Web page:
Communication in a crisis is, of course, vital. After the very public corporate crises of the past year or so, you would now be hard pushed to find many business people who would dispute that. But what the interview with BAA's Malcolm Robertson clearly shows is that communication is only one part of an integrated crisis management response.
Crisis management is about actions as well as words. If the actions are not perceived to be resolving the crisis, words alone will not solve the problem. What BAA's comms function came up against during the 'snow crisis' was the same problem as that faced by BP's communicators after the Gulf of Mexico crisis: an operational response to an unprecedented and challenging scenario that, despite all best efforts, was unable to meet stakeholder expectations.
If the expectation is that you should be able to clear snow and get people flying again, or that you should be able to stop an oil leak at the bottom of the deep ocean, then anything short of this will be seen by some as failure. However well you communicate with stakeholders and try to manage expectations, any sense of perspective and sympathy they might have at the beginning of the crisis soon dissipates if resolution does not come.
In such difficult circumstances, the comms function can help the company set the right tone and express the right emotions. But 'we are deeply sorry' only gets you so far when passengers are stranded at Christmas or oil is washing up on beaches. This does not mean there is no point in communicating, but it does mean that comms goals need to be aligned with the realities of the operational challenge. Robertson is therefore right to be critical of PR people and their simplistic post-event solutions: unless you understand the full nature and unique circumstances of a crisis, you should not criticise one aspect of the complex and interconnected crisis response.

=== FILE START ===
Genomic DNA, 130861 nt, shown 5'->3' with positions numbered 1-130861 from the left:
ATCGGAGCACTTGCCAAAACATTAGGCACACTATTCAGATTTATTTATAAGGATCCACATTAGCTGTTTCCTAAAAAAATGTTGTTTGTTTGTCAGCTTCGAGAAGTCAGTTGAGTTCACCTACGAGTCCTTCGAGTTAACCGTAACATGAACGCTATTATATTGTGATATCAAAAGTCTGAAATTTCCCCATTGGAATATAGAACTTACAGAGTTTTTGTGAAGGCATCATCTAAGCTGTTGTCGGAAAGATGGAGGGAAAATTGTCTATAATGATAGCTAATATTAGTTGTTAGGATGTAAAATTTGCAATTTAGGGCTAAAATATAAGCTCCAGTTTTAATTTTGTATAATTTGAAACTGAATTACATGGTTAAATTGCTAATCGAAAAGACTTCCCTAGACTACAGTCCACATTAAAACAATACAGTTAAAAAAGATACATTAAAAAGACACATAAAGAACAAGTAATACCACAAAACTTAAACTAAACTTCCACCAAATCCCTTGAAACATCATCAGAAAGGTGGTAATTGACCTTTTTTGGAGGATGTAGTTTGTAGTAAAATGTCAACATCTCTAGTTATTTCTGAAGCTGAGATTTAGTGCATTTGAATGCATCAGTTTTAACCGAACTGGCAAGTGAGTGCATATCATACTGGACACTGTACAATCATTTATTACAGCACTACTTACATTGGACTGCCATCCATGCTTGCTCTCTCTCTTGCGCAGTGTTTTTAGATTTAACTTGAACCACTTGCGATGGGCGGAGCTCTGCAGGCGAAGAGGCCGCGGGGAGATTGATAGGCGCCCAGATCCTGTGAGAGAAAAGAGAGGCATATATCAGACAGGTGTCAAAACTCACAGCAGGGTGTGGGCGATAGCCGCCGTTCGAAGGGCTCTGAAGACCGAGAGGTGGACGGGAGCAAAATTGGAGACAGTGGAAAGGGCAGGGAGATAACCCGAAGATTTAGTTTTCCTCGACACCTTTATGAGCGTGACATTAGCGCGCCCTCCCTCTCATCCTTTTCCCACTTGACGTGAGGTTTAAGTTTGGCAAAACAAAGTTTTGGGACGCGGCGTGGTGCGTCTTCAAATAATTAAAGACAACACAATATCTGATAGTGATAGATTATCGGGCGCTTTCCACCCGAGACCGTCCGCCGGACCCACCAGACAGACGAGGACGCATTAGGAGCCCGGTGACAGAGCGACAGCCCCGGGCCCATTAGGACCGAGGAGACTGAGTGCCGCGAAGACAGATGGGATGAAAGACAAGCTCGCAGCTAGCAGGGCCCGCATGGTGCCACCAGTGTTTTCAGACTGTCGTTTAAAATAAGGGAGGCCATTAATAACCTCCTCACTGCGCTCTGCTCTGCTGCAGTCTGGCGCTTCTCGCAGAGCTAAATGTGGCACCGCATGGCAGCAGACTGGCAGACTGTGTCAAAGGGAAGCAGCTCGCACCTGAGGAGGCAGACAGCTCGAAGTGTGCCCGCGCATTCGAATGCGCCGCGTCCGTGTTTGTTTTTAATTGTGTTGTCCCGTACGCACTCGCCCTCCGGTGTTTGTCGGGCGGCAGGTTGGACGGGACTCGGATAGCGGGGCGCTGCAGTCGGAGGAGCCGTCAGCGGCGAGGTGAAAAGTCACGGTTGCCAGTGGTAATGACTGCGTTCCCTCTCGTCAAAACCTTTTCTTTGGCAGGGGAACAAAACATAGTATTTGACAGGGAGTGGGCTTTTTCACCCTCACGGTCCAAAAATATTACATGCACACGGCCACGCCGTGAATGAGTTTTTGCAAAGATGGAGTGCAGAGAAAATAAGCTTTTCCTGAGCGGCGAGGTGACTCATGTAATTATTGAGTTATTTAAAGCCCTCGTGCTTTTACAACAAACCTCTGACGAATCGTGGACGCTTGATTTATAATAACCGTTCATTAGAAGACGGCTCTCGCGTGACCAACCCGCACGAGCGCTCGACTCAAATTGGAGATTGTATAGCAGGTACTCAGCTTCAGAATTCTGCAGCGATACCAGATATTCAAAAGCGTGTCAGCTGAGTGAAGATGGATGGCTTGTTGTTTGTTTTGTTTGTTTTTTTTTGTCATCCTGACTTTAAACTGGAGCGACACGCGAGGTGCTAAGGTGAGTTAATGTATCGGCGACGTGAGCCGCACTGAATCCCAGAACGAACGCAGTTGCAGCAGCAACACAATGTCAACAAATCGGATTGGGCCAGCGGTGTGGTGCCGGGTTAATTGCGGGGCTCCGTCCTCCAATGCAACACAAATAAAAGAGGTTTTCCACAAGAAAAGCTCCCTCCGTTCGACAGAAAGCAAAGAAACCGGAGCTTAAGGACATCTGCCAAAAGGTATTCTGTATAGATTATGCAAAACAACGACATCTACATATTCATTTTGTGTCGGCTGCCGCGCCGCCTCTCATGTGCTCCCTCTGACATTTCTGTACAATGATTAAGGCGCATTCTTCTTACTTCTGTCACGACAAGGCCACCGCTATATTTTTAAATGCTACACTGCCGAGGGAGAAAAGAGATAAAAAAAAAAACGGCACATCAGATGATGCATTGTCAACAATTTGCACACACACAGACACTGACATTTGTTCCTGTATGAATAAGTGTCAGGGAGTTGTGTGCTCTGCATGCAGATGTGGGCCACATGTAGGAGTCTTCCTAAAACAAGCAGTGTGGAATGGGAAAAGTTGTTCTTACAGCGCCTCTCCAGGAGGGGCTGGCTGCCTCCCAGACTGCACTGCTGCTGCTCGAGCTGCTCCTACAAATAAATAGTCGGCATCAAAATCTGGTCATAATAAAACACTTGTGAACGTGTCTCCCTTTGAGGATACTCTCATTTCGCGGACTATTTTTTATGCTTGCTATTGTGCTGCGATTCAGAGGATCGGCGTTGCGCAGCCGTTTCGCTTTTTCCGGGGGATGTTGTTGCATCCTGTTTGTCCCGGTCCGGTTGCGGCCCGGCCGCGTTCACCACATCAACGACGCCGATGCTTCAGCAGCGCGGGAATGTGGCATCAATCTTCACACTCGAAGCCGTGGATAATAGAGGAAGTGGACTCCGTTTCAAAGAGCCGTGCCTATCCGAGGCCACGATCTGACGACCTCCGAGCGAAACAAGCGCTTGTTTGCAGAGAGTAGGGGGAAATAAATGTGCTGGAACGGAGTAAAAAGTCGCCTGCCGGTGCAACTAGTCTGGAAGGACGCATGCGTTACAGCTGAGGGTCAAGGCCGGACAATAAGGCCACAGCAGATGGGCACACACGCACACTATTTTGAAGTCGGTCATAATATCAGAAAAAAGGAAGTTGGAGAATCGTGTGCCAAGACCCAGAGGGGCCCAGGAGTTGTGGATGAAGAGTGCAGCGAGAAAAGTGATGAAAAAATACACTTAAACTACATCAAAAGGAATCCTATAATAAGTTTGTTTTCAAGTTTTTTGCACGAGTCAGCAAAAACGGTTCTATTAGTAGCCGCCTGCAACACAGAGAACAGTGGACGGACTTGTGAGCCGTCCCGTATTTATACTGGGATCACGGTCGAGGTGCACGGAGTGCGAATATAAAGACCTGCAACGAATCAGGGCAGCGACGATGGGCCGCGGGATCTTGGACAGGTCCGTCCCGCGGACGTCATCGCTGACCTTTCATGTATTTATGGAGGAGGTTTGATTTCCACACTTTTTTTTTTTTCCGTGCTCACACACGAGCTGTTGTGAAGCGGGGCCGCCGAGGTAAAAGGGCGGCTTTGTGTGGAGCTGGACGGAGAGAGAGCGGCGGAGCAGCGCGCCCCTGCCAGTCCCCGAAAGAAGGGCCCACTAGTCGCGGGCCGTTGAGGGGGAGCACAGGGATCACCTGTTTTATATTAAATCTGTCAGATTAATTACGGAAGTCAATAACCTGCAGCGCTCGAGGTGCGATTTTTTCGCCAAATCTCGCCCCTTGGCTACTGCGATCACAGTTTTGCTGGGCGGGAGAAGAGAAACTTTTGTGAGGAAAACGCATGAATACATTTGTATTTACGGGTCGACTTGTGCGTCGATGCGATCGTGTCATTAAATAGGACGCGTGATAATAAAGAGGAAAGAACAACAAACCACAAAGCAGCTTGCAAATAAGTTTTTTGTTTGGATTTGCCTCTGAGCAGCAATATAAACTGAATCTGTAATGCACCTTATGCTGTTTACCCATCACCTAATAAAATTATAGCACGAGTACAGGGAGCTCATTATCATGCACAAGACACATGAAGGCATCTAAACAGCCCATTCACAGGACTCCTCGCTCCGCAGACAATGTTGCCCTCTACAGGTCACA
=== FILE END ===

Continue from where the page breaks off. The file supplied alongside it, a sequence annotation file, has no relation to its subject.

Crisis management is about making, enacting and communicating tough decisions under exceptional circumstances of intense scrutiny and acute pressure. This involves many functions coming together to achieve a common objective. It will certainly involve input from legal, financial and other functional specialists, as well as comms. Understanding the dynamics of a cross-functional team and managing a response that may involve teams at various levels is one of the major challenges of crisis leadership.
Because crises are almost always emotional, illogical and unpredictable, the response requires creativity rather than pre-determined solutions. While many organisations have crisis processes in place, these should be seen as the starting point. They need to prepare people to manage the unpredictable and cope with the pressures and emotions a crisis brings. People and process are vital in a crisis. Both must be well prepared and regularly practised.
Crisis management can seem all about communication - internally, externally, within teams and between teams, with the media, stakeholders and the public. People remember the public side of the crisis (Tony Hayward will be remembered for his 'gaffes' rather than his strategic decision-making). It would, however, be a mistake to think that better crisis management is the same as better crisis communication.
Crisis management is deconstructed so that different functions can ensure they are prepared to make their contribution to the crisis response. But to see the comms response in a vacuum would be to misunderstand the nature of a crisis. You simply cannot spin your way out of a crisis.
VIEWS IN BRIEF
What were the most important lessons from crises you have worked on?
Recent projects have reinforced our understanding of the behavioural aspects of crisis management, which vary greatly, often reflecting corporate culture and values. We are therefore focusing even more now on helping companies prepare their people as well as their processes.
What is the best example of crisis management work that you have observed in the past 12 months? Why?
The way TUI handled the ash cloud crisis was impressive. The operational response was efficient and the comms response ensured customers felt valued.